R: From zero to Web 2.0 in six weeks

April 15, 2009
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Over at the blog Learning R, an new R user is documenting his process of learning to use R for presentation graphics: In my daily job I am quite often presented with specific tasks to make sense of a dataset and make recommendations for future action. Excel has been my primary tool to work through data and present the findings. However, recently I came to realise that I spend in addition to data analysis I spend a considerable amount of time trying to visualise and summarise the information graphically. Then one day I came across the R – Project for…

Over at the blog Learning R, an new R user is documenting his process of learning to use R for presentation graphics:

In my daily job I am quite often presented with specific tasks to make sense of a dataset and make recommendations for future action.

Excel has been my primary tool to work through data and present the findings. However, recently I came to realise that I spend in addition to data analysis I spend a considerable amount of time trying to visualise and summarise the information graphically.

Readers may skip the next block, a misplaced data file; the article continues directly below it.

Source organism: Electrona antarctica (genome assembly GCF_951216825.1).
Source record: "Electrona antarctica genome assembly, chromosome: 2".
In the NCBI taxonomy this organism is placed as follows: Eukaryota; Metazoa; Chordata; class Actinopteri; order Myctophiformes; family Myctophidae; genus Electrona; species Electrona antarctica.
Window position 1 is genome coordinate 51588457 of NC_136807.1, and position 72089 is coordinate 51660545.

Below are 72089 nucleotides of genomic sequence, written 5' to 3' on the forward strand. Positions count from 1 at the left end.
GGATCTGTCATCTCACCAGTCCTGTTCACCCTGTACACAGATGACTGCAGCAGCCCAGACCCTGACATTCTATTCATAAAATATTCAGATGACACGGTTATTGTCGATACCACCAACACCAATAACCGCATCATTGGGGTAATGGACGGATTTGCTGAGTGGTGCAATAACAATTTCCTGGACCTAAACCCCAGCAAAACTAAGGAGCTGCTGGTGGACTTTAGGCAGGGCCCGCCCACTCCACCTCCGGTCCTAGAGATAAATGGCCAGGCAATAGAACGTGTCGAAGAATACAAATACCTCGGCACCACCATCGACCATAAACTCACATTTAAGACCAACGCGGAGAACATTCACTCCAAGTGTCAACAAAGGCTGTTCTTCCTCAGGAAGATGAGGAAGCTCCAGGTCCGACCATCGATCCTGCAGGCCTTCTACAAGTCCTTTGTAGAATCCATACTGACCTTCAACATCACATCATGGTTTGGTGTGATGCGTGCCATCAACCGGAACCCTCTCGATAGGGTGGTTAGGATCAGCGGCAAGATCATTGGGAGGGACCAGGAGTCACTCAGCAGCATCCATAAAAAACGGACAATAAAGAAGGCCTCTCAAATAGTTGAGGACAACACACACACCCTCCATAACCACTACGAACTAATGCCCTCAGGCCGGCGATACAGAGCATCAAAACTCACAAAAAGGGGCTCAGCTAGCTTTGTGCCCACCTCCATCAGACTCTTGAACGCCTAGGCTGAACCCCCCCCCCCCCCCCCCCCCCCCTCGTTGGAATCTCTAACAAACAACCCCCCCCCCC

Then one day I came across the R – Project for Statistical Computing – a free software environment for statistical computing and graphics.

This blog is a humble attempt to document my journey in reproducing some of the charts found on the internet, with a special focus on the charts I would need to create in my daily job using Excel.

Each entry in the blog is a new kind of chart the author has learned to create with R (mostly with the ggplot2 package). Each entry is meticulously documented with all of the code used to create each chart, so it's an excellent resource for creating your own variations on these graphs.

What amazed me the most was that the first entry on the blog is dated March 10 this year. Less than six weeks later, the author is building his own Web 2.0-style sales dashboard (click to enlarge):

Sales_dashboard

Many people say R has a steep learning curve. Then again, it's the steepest path that gets you to the top of the mountain first.